MEWR priority in 2013 to inculcate socially gracious behaviour: Dr Balakrishnan
From upgrading drainage, to installing special cameras to curb high-rise littering.
2013 is set to be a big year in addressing environmental issues.
But beyond these measures, Environment and Water Resources Minister Vivian Balakrishnan says the priority and challenge will be in inculcating more socially gracious attitudes among Singaporeans.
Dr Balakrishnan says his ministry is also studying other countries to cope with a potential sea-level rise.
Monica Kotwani looks at what 2013 and beyond will mean for the environment space.
From widening drainage, to installing closed-circuit cameras (CCTVs), it's been a busy year for national water agency, PUB, in preparing for rainy days and the monsoon season.
The Environment and Water Resources Ministry says there are another 15 projects in the pipeline for PUB in the coming year.
Also on the water front, it's a race to get Singapore "water independent" -- by ramping up land catchment areas and build more Newater plants.
This comes as Singapore's first water agreement with Malaysia expired in 2010, with the second one due to expire in 2061.
"This is a major challenge, it means ramping up our capacity for desalination, building more NEWater plants, expanding our land area for catchment of water, making sure every single drain, stream, water body in Singapore is not only clean and green but is also safe, because every drop that flows into every drain in Singapore, is a drop that we ultimately might drink."
On the ground, the Ministry and its statutory boards will take a tougher stand on littering.
From 2013, fines for first-time offenders will increase from $300 to $500.
The Home Affairs Ministry will be installing CCTVs in virtually every block for surveillance, and the National Environment Agency, or NEA, will ride on this technology to catch high-rise litterbugs.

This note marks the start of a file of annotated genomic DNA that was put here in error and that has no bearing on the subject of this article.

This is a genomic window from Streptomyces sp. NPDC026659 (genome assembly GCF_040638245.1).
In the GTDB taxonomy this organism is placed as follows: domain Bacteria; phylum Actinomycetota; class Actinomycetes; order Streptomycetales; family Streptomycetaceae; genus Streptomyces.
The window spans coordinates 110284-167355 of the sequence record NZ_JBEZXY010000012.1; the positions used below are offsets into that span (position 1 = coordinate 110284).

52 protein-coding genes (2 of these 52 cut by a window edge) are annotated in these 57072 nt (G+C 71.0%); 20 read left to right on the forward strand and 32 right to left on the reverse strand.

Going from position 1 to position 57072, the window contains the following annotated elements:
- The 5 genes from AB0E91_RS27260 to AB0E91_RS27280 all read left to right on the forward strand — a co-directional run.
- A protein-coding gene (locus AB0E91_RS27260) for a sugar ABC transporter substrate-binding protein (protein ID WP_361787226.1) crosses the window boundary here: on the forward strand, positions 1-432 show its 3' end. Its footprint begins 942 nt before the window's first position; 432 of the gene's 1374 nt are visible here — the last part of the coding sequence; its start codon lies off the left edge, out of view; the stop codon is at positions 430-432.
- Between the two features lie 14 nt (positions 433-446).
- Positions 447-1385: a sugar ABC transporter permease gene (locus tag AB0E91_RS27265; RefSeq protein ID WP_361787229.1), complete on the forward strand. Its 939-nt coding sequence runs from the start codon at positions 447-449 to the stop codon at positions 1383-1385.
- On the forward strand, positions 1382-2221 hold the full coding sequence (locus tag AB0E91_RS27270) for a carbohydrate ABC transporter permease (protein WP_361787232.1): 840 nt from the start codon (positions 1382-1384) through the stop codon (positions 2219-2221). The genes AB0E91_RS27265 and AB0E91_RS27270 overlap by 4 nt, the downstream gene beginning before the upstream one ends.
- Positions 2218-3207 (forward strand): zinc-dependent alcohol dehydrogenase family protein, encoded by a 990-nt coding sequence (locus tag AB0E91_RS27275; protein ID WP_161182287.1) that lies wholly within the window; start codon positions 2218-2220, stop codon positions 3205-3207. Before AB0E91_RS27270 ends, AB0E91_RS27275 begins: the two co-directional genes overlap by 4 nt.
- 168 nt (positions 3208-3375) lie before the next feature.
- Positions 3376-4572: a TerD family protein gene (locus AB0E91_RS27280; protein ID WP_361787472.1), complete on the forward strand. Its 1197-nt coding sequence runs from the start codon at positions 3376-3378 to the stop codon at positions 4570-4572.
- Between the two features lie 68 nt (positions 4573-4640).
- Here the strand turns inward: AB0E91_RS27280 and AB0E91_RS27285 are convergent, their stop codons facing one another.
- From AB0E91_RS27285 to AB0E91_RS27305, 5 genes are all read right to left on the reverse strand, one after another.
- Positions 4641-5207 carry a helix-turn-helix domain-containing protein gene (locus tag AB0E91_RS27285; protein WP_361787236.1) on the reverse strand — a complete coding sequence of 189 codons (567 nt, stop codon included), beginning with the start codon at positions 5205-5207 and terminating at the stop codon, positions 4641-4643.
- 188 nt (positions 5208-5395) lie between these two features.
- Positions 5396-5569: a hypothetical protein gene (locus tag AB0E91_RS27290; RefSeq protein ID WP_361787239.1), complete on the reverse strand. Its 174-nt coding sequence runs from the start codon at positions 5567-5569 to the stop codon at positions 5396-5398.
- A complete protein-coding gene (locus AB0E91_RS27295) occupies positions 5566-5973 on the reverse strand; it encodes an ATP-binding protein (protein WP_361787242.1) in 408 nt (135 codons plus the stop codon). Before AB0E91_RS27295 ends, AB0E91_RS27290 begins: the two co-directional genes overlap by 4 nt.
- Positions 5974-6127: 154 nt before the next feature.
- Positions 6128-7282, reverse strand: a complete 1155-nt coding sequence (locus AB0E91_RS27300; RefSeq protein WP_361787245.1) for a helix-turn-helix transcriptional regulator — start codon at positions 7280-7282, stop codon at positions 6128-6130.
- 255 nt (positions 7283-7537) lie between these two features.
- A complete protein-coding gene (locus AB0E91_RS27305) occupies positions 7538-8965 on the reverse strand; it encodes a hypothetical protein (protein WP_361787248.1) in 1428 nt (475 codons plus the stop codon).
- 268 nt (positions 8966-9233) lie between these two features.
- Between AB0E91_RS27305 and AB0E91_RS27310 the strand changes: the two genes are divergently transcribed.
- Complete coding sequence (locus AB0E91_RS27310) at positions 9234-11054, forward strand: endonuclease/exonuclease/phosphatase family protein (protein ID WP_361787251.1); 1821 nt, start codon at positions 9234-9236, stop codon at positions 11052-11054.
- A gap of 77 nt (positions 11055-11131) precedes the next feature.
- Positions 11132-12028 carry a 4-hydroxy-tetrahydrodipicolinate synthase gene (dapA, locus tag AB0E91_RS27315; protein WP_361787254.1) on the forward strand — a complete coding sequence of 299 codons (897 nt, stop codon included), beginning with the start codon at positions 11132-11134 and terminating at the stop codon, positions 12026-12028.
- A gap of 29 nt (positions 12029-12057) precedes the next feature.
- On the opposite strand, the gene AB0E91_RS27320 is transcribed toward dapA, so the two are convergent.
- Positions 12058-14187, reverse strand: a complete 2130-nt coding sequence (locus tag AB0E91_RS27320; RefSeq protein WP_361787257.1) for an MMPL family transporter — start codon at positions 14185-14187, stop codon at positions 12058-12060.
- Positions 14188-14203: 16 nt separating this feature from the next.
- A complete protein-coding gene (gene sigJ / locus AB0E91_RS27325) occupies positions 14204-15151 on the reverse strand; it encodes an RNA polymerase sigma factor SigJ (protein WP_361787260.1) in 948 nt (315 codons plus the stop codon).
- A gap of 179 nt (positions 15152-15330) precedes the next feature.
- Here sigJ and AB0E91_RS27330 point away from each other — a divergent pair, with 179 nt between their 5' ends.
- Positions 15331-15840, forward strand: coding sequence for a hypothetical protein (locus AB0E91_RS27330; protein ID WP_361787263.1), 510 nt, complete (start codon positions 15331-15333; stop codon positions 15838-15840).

Environment and Water Resources Minister Dr Vivian Balakrishnan explains.
"We are also going to..have special cameras for high-rise littering surveillance, and the reason for the special cameras is that we need these things to work even at night, under low-light conditions.
We have to put a stop to high-rise littering -- it's unacceptable. Nearly 90 per cent of us live in high-rise apartments, and I get no end of complaints from people saying people are throwing all kinds of stuff, throwing from upstairs, landing on my clothes, landing on my balcony, landing on my window sill. We have to have the technology in place, to identify and charge the people who embark on that. We have to look even at tightening up the legislation to increase the penalties. To be honest, even one area we're looking at is that I've been getting increasing complaints even from condominiums and private estates that high rise littering is an issue there. Currently, our environment protection act actually only covers public areas. This is a new area in which a dialogue has to be opened with the management corporations of condominiums as to how they can strengthen their own by-laws, and whether any assistance or support from the government is necessary.So we need to create an entire nation where we all behave responsibly, and exercise care and consideration for our neighbours, and this has to apply across the board. "
Even as penalties increase, 2013 will see stepped up enforcement, including giving ordinary citizens the power to take action against those who litter.